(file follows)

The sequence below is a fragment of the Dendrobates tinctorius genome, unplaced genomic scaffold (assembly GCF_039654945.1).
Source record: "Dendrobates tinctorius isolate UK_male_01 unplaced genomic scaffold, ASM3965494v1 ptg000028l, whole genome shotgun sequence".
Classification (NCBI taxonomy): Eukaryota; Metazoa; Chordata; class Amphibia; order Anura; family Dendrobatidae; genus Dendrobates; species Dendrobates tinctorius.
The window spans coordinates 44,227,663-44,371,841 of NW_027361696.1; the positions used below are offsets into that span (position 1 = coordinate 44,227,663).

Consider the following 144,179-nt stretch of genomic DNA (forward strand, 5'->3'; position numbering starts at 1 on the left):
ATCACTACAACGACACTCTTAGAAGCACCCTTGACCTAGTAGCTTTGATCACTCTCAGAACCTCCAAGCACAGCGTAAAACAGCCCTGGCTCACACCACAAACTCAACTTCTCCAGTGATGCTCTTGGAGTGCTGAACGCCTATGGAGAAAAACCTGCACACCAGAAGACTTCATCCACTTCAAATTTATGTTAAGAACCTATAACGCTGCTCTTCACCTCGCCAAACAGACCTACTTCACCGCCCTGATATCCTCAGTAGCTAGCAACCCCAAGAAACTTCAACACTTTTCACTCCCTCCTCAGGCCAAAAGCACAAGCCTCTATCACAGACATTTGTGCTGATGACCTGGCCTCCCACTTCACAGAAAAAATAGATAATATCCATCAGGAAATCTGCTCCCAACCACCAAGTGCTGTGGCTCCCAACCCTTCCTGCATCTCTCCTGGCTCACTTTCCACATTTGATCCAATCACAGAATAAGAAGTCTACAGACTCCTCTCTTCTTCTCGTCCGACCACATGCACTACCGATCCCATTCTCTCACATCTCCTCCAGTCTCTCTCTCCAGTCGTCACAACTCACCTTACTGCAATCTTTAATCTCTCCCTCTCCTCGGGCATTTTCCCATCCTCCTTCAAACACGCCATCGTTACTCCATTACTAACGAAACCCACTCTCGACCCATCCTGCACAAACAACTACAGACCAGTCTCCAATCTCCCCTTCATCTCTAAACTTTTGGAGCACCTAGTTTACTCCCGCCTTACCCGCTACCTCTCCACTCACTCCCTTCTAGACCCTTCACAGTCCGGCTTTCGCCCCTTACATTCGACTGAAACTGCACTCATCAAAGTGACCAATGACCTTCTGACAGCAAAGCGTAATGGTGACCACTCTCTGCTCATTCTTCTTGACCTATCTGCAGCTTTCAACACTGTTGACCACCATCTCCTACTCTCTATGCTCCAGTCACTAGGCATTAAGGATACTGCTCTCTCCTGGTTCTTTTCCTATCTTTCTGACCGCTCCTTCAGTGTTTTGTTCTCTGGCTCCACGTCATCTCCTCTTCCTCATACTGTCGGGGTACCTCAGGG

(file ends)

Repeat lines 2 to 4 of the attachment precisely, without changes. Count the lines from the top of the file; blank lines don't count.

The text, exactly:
Source record: "Dendrobates tinctorius isolate UK_male_01 unplaced genomic scaffold, ASM3965494v1 ptg000028l, whole genome shotgun sequence".
Classification (NCBI taxonomy): Eukaryota; Metazoa; Chordata; class Amphibia; order Anura; family Dendrobatidae; genus Dendrobates; species Dendrobates tinctorius.
The window spans coordinates 44,227,663-44,371,841 of NW_027361696.1; the positions used below are offsets into that span (position 1 = coordinate 44,227,663).